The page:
At the same time, it isn’t that surprising at all. Deconversion often begins with a relatively small starting point, like that first hairline crack which appears in the iron girder of a bridge and leads some years later to a devastating bridge collapse.
Next, I note that Counter Apologist reflects: “I found the apologetic arguments to be completely vacuous.” I hope this is hyperbolic. To be vacuous is to be without content, empty, lacking in intelligence. Does Counter Apologist really believe that all the arguments for God’s existence are utterly empty and lacking in intelligence? If he does then this represents a red flag for me as regards Counter Apologist’s objectivity. (By comparison, I would doubt the objectivity of any Democrat or Republican who declared that the other party’s platform to be “completely vacuous”.)
The third point that strikes me is Counter Apologist’s claim that the apologists he listened to were employing “Philosophical sleight of hand”. The phrase “slight of hand” is a metaphor which is used to flag skills in deception. There are two issues here. First, were the apologists Counter Apologist listened to in fact being deceptive? That’s a strong charge which, as they would say in the courts, would require Counter Apologist to have access to the operation of their minds. I suspect that in at least some cases it is an unjustified and unfair charge. But that brings me to the second point of trust. Think about the husband who violates his wife’s trust by having an affair. In the future when he is late getting home because he was caught in traffic, his wife may not believe him. Once trust is gone it is difficult to regain.
So it is for apologists (whether Christian, or atheistic or anything else). This fact hit me in an interesting way when I was in a group the other day and the profound topic of “Ford vs. Chevy” came up. I was about to say “Ford, of course!” when two people jumped in with their opinions. Both told stories of how they’d owned a Ford in the past and it was a lemon. “I’d never buy a Ford again!” each declared. These were intelligent people, but their position was irrational. Indeed, it was just like the jilted lover who declares “I’ll never trust a man again!” (If you’re in the market for a compact car, the rational thing to do is read up at JD Power and Associates, Consumer Reports, automotive journalists, and so on. That provides good evidence for the relative merits of the Ford Focus over-against other models. The 1998 Ford Windstar you owned that blew the transmission doesn’t.)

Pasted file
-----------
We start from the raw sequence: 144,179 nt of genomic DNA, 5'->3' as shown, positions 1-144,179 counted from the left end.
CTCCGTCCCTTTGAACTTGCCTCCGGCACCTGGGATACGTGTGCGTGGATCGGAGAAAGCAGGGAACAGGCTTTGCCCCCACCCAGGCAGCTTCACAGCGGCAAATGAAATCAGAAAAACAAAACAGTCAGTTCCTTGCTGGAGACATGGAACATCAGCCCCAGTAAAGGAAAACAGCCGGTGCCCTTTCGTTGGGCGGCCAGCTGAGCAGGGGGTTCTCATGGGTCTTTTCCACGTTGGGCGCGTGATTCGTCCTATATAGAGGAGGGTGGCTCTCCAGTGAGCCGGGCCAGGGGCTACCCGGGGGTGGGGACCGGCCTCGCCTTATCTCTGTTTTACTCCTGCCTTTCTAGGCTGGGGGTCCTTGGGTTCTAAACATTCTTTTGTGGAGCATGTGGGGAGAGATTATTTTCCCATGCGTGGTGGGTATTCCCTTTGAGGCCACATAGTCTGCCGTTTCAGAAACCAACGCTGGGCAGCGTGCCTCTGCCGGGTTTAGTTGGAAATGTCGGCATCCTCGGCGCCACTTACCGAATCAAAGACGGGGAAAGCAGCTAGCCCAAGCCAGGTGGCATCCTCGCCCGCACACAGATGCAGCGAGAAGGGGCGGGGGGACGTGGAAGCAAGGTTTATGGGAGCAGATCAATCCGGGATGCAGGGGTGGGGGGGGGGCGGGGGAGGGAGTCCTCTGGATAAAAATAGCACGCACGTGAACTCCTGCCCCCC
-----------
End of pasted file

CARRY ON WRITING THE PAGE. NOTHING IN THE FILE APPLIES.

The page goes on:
The lesson is this: don’t squander trust when you’re defending your beliefs. (For more on that see my book You’re not as Crazy as I Think.)
Counter Apologist writes: “can god permit evil because of free will, if at the same time goodness is defined by god’s nature? That would mean that it’s logically impossible for god to sin, meaning he has no moral free will. ” However, libertarian free will doesn’t require the ability to sin. I have a chapter on this topic in my forthcoming book on heaven.
Finally, Counter Apologist concludes: “I was finally able to embrace the fact that I was an atheist: I didn’t believe in any god or gods.”
This puzzles me. Theism is the belief that there exists a necessary agent cause, and atheism is the belief that there does not exist a necessary agent cause. Even if all the arguments for the existence of this being were completely vacuous, it wouldn’t follow that one ought to believe no such being exists. So I wonder why Counter Apologist is an atheist rather than an agnostic.